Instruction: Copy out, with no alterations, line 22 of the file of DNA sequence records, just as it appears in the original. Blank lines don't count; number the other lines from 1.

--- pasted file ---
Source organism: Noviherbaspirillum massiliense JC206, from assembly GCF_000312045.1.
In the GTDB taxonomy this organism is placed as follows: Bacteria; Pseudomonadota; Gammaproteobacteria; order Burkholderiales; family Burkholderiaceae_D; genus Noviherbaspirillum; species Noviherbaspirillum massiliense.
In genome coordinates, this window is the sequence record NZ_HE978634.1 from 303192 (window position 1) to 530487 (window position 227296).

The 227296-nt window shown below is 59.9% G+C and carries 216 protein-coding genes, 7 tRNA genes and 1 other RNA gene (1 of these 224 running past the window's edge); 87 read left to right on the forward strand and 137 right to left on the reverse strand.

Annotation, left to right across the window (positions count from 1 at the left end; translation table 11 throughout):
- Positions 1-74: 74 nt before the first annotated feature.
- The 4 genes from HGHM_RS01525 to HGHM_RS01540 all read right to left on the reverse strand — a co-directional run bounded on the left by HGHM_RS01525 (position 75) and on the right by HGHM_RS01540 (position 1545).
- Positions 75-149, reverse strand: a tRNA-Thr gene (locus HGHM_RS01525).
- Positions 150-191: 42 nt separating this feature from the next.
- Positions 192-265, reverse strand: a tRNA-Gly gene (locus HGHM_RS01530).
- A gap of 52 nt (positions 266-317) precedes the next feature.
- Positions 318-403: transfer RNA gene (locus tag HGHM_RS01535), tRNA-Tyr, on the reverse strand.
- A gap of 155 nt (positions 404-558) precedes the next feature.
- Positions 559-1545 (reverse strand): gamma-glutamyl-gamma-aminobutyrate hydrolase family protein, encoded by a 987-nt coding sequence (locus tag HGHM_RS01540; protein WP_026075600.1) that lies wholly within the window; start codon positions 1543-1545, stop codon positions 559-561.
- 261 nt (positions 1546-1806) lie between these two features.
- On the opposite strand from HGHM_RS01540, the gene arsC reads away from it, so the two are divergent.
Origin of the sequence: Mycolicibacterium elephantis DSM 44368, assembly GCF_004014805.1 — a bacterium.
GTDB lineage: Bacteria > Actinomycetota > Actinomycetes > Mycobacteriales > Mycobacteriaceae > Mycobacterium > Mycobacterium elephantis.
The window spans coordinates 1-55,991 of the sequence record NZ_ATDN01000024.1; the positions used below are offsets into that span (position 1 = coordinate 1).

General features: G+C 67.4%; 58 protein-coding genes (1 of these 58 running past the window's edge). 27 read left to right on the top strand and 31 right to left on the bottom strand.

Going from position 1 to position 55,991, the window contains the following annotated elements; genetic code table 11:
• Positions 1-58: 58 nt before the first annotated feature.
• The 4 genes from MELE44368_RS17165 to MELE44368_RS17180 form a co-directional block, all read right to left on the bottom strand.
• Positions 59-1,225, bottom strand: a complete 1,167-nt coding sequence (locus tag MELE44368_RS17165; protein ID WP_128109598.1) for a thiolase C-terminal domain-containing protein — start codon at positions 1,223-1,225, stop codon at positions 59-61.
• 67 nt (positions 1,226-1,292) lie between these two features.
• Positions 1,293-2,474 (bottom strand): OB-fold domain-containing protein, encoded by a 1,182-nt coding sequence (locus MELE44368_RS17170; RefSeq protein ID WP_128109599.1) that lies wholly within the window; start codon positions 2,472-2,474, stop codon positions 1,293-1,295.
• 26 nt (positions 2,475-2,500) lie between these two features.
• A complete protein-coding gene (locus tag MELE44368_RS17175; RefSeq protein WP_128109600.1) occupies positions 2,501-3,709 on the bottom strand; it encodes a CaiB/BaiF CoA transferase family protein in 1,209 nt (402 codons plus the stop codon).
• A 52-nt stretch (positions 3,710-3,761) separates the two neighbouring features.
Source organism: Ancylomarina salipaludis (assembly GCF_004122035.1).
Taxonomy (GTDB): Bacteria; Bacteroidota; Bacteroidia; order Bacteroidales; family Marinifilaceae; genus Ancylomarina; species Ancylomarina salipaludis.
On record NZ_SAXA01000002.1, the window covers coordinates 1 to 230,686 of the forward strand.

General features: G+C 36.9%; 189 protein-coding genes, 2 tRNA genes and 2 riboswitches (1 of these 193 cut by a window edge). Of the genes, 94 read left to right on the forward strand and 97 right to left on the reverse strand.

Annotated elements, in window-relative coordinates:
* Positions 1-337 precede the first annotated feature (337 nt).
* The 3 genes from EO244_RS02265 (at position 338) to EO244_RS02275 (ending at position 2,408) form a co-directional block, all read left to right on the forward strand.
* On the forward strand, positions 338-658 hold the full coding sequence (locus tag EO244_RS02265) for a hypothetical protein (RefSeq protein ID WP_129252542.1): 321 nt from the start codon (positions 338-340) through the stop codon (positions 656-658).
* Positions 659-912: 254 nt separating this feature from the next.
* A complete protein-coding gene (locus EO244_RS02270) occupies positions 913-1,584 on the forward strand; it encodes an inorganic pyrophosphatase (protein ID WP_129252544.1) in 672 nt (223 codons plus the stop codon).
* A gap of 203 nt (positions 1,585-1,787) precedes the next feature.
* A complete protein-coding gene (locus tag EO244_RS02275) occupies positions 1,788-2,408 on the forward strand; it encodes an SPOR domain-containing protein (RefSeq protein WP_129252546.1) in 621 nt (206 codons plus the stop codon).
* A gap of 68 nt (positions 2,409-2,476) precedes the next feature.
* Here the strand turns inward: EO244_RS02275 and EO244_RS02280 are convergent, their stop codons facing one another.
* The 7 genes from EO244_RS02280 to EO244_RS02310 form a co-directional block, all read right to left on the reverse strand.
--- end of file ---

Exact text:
• Positions 1-58: 58 nt before the first annotated feature.